The focus of your plan, and of all your actions, needs to be on impact for learners. Everything should be measured in these terms. Your actions should be aimed at producing positive impacts for your learners and you should be able to measure them by this. Sir John Harvey Jones talks of 'keeping the main thing the main thing' in everything we do. Improving the learning experiences and deepening learning and understanding for our learners needs to remain the main thing. Our key job this year will be to ensure this remains the case throughout the year. We need to keep asking the question 'for what purpose?' That purpose should always be to produce positive impacts for learners.

Continuing to focus on learning and teaching has to be a priority for leaders and teachers. All should be committed to improving and developing their practice. Not because we are not good at what we do but, as Dylan Wiliam observes, 'because we can be even better.' If we can all be better, then so can the experiences for all our learners. Teachers should commit to developing the range of pedagogies they employ to facilitate learning, as well as to improving their understanding of learning and their impact on this. As leaders, we need to equally commit to improving our own practice in leading learning so that we are better able to support all our staff to improve. If you are the same teacher, or same leader, as you were five years ago, what have you been doing in the interim? Don't think you may have stood still, the only direction you can have gone is backwards.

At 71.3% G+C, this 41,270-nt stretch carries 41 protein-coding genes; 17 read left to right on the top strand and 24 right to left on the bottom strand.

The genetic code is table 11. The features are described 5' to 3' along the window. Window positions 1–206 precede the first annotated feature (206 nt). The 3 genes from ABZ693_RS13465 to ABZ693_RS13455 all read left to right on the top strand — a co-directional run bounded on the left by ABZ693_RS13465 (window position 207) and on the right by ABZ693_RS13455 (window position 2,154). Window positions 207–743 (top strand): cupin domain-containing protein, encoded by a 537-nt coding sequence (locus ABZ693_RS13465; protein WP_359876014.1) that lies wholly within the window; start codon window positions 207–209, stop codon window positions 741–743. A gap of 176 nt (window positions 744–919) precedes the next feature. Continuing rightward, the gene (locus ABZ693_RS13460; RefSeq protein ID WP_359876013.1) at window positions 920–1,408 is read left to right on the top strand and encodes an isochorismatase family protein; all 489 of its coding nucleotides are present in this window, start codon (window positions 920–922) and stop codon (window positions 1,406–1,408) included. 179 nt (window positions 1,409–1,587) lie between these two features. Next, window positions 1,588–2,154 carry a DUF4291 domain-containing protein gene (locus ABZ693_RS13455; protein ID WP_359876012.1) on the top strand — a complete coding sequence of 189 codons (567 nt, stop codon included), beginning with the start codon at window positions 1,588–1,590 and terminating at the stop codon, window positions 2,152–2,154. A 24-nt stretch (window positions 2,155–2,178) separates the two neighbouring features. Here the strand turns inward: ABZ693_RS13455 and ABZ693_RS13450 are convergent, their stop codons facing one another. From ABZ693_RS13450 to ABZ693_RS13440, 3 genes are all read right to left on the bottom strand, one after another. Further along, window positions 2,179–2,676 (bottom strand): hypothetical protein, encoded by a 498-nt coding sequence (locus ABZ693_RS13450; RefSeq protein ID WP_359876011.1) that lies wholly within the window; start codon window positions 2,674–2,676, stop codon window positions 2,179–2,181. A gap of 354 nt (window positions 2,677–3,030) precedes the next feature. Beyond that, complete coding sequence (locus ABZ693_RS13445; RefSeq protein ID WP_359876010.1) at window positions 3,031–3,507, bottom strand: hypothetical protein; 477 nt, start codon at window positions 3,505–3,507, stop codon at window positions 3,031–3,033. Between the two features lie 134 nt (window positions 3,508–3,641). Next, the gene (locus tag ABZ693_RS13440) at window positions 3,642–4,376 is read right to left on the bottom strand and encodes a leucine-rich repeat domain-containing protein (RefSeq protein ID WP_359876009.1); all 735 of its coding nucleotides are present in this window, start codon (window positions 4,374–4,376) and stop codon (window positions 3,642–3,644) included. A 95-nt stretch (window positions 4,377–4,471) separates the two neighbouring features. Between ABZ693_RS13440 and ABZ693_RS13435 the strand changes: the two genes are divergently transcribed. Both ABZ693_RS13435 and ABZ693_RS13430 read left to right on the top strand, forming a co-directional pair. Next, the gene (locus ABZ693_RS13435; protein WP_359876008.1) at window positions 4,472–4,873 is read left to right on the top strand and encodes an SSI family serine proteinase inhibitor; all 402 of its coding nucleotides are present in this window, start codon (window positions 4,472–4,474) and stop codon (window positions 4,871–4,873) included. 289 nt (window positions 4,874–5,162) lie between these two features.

We should aim to maintain and develop the school culture and ethos so that it is embraced and understood by all and is one which is built on values, trust and collaborative support for each other. Culture and ethos in learning establishments is becoming more and more recognised as having a large effect size on student performance and attainment. Fullan says 'The primary tool for improvement in any organisation is...cultures that build in learning every day' (The Principal 2014). Get it right and other planned developments have more chance of succeeding and having positive impacts, get it wrong and they are more likely to wither on the vine. It is so important that we start positively about the year ahead, whilst acknowledging the challenges we face in the current climate, and school leaders need to work hard to maintain that positivity as the year develops, the challenges mount and energy levels drop.